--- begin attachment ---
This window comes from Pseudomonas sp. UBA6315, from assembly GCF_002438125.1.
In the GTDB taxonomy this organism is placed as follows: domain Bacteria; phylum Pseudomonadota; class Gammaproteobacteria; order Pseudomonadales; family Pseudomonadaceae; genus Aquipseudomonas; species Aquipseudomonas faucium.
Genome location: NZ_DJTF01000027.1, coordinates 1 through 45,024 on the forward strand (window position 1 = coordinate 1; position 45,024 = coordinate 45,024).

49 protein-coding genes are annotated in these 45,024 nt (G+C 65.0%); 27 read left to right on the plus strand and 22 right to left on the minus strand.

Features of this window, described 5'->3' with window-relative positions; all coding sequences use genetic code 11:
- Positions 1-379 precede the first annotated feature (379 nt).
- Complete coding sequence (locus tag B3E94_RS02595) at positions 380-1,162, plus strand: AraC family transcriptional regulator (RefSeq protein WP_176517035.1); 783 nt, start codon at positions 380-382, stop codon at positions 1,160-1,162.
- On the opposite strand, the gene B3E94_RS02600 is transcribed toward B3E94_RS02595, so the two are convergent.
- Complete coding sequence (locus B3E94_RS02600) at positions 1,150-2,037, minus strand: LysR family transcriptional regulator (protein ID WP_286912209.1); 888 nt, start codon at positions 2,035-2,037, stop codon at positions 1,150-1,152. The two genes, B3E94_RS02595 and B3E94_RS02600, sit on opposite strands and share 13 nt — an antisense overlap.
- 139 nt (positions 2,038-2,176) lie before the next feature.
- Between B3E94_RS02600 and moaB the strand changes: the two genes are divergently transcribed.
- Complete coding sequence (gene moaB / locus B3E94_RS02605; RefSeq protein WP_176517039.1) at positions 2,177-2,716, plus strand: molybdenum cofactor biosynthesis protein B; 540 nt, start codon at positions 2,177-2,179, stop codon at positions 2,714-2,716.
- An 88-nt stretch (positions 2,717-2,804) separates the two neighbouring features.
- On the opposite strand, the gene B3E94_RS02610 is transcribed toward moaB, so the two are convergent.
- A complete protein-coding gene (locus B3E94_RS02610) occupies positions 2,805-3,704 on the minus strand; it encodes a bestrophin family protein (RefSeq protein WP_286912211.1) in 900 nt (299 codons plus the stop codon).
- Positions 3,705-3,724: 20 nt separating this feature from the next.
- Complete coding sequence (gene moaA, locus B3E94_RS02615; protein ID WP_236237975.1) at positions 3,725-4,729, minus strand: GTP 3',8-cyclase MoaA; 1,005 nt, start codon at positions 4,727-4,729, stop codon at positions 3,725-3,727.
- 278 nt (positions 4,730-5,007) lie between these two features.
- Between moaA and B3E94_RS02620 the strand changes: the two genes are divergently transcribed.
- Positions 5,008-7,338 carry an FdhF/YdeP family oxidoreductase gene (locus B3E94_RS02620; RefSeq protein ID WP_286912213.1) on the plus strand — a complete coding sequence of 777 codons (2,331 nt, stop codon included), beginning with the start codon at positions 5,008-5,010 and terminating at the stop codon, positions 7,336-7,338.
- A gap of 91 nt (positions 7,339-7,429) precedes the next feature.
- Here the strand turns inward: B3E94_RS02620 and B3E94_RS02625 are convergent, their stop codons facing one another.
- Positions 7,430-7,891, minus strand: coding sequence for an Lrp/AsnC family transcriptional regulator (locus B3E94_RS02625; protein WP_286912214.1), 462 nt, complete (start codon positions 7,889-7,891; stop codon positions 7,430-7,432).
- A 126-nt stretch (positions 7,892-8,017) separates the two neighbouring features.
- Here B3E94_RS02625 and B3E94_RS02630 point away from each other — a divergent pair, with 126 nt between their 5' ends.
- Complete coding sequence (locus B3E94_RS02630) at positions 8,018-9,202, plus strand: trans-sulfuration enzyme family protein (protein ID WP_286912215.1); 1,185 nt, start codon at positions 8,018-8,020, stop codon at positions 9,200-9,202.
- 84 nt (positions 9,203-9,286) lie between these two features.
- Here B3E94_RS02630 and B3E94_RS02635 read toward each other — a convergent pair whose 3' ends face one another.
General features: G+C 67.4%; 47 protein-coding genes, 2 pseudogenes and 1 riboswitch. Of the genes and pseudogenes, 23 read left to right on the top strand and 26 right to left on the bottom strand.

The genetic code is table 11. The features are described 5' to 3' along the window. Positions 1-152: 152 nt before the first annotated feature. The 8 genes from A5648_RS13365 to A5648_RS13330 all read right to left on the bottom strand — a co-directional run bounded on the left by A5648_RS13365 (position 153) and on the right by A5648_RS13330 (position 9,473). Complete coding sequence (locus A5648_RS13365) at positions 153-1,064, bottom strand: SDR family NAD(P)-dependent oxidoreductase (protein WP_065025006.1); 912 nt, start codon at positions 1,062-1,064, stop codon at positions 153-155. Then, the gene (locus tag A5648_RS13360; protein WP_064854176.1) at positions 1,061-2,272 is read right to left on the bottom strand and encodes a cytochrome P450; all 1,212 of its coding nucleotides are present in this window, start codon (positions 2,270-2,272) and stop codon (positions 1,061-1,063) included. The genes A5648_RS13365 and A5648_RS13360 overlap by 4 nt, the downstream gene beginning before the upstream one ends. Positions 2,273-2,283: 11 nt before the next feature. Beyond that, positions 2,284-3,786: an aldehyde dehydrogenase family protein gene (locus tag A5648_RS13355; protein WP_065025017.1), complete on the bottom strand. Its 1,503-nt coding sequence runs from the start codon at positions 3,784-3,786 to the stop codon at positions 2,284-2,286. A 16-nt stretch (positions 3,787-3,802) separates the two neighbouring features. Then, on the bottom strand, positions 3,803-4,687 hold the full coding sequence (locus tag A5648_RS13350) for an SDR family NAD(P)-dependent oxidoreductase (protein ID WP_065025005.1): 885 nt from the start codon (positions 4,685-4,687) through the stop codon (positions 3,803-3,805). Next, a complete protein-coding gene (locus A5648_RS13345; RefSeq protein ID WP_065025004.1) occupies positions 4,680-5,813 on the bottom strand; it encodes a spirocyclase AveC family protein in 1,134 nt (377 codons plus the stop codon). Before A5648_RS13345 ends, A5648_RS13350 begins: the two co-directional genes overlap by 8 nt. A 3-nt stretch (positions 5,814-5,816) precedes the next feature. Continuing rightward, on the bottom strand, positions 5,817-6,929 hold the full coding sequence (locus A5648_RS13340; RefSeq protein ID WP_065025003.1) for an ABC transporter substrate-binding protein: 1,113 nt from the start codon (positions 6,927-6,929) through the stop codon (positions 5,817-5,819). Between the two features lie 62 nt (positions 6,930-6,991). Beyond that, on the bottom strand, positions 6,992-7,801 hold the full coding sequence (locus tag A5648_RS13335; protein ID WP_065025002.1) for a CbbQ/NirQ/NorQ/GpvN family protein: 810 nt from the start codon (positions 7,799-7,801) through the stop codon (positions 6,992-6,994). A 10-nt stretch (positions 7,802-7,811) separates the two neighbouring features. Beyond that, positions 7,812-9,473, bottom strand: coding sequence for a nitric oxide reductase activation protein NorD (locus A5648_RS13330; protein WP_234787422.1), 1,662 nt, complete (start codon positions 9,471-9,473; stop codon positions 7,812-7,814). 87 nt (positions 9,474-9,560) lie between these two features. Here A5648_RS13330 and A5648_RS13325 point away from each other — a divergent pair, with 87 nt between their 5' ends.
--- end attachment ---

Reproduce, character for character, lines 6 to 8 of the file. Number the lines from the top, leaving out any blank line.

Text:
- Positions 1-379 precede the first annotated feature (379 nt).
- Complete coding sequence (locus tag B3E94_RS02595) at positions 380-1,162, plus strand: AraC family transcriptional regulator (RefSeq protein WP_176517035.1); 783 nt, start codon at positions 380-382, stop codon at positions 1,160-1,162.
- On the opposite strand, the gene B3E94_RS02600 is transcribed toward B3E94_RS02595, so the two are convergent.